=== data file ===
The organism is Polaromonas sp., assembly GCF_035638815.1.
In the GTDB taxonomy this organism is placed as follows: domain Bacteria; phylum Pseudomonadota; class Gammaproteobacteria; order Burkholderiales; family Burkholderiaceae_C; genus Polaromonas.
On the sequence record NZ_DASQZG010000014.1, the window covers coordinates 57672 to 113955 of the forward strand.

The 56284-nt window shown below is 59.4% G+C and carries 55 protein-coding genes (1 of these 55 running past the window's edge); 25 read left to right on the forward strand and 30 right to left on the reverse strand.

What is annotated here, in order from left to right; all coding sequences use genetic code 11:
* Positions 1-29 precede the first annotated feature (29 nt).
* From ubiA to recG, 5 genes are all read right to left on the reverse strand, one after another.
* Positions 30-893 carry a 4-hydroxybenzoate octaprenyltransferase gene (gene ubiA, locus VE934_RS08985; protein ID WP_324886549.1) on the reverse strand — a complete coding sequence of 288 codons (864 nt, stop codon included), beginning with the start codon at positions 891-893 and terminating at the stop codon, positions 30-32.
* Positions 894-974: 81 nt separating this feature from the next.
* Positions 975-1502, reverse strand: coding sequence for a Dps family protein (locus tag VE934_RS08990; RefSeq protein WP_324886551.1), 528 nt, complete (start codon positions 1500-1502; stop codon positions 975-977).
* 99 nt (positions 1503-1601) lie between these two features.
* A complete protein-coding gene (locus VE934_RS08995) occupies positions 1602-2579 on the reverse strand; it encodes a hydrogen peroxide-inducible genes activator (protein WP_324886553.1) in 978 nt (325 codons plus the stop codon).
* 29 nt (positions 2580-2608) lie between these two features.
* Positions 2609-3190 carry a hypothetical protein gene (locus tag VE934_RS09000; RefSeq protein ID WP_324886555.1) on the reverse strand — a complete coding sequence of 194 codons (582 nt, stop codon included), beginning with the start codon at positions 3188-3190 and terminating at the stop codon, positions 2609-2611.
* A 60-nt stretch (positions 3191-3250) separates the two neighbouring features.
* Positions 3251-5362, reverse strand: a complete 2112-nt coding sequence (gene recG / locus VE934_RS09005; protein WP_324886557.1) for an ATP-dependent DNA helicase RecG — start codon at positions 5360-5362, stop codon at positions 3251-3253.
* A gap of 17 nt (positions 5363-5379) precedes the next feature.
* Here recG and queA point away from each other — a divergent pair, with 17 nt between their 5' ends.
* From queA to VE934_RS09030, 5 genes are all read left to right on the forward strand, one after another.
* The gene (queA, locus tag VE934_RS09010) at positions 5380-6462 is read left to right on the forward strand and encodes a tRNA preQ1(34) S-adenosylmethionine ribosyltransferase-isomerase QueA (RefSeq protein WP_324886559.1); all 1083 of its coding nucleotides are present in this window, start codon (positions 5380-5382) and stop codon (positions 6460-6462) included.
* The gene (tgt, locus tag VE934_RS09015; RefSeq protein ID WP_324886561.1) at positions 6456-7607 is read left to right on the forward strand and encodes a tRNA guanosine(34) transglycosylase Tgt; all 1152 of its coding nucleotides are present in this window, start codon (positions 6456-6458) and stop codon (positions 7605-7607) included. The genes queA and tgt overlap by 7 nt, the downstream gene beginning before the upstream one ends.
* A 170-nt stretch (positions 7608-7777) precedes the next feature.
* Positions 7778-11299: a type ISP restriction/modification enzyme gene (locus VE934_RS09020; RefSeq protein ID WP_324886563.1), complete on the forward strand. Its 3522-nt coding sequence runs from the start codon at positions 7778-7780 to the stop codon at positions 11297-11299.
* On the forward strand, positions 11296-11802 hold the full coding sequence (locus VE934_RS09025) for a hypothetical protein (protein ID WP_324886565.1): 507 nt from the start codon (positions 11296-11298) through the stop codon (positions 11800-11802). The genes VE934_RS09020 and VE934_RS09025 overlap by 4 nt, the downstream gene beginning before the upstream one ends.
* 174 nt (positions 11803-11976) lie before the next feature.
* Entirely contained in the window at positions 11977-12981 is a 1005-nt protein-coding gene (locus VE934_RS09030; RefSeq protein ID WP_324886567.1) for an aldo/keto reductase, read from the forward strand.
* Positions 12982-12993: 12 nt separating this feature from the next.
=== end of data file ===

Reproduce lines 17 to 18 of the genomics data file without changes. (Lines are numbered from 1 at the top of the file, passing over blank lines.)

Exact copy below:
* A gap of 17 nt (positions 5363-5379) precedes the next feature.
* Here recG and queA point away from each other — a divergent pair, with 17 nt between their 5' ends.